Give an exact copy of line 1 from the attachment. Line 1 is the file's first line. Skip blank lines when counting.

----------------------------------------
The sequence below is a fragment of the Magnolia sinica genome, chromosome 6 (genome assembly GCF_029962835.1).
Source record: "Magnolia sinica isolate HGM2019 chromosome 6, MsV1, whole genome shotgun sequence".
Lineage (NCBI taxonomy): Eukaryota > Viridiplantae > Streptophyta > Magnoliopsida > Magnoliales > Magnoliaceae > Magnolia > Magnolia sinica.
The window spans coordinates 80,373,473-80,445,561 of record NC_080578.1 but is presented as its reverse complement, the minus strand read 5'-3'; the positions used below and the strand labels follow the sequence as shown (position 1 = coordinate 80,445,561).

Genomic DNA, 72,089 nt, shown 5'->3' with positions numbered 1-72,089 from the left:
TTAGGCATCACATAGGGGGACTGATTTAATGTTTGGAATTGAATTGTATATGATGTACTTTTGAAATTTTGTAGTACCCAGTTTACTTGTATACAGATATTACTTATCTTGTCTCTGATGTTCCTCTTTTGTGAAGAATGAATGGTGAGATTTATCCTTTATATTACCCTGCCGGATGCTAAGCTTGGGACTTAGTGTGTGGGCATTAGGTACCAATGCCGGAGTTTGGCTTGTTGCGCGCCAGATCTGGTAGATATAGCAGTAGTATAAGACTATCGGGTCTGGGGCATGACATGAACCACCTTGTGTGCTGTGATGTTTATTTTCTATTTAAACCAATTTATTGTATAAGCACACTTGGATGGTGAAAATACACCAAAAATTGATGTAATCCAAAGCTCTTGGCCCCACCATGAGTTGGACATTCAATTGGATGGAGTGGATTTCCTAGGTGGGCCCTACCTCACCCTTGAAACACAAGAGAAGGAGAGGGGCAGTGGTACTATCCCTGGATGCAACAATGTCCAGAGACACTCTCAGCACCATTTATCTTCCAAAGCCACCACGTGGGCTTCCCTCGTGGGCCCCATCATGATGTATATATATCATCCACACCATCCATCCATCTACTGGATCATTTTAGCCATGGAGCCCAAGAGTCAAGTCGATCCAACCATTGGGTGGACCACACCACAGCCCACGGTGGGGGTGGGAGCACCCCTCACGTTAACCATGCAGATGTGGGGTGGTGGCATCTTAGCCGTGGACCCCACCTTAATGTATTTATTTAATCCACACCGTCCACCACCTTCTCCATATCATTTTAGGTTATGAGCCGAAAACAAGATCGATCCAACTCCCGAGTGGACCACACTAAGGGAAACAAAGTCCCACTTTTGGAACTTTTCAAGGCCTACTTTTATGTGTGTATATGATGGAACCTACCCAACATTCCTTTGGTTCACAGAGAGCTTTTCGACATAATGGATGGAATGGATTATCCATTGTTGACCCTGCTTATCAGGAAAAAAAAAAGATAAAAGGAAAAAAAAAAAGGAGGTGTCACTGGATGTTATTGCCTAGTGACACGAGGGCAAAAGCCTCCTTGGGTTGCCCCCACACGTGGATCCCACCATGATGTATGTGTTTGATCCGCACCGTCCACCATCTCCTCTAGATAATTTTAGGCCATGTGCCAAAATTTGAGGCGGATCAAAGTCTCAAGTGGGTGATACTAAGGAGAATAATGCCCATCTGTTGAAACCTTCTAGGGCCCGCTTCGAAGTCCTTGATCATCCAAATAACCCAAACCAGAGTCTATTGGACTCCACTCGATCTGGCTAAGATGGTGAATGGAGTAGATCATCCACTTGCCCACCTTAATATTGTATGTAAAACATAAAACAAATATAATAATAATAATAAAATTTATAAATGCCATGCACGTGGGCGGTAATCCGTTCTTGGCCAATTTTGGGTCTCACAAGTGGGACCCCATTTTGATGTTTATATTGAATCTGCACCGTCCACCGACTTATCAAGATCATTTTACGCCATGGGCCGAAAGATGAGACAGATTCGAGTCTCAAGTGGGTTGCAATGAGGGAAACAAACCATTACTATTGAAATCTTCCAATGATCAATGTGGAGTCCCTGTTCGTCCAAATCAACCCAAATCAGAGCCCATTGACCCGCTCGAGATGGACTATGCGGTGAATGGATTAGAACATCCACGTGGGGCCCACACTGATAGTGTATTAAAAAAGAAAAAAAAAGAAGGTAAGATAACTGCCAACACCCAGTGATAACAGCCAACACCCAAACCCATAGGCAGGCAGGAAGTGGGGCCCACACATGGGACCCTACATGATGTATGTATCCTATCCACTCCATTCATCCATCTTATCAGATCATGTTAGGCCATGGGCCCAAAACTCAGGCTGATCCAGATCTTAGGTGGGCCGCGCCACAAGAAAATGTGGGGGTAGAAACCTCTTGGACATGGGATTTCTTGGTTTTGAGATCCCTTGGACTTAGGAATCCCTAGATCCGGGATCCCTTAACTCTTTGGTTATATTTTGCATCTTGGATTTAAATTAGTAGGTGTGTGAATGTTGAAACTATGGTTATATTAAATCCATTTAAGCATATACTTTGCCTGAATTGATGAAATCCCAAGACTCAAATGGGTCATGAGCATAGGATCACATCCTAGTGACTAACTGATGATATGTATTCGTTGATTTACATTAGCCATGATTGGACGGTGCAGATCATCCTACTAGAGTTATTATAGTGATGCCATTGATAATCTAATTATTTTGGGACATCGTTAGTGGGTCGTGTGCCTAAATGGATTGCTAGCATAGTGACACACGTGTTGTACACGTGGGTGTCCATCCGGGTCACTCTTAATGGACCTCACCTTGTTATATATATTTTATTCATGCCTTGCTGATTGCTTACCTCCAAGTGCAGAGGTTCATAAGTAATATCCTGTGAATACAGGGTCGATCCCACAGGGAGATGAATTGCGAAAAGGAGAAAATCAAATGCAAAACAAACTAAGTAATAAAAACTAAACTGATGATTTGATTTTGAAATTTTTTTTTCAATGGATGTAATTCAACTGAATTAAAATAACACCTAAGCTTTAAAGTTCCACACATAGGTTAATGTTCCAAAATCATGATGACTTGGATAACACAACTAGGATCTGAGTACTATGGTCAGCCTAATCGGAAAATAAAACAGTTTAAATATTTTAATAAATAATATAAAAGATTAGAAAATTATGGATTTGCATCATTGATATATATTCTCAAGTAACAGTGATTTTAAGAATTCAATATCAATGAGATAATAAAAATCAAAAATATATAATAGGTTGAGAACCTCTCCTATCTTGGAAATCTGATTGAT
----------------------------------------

The sequence below is a fragment of the Magnolia sinica genome, chromosome 6 (genome assembly GCF_029962835.1).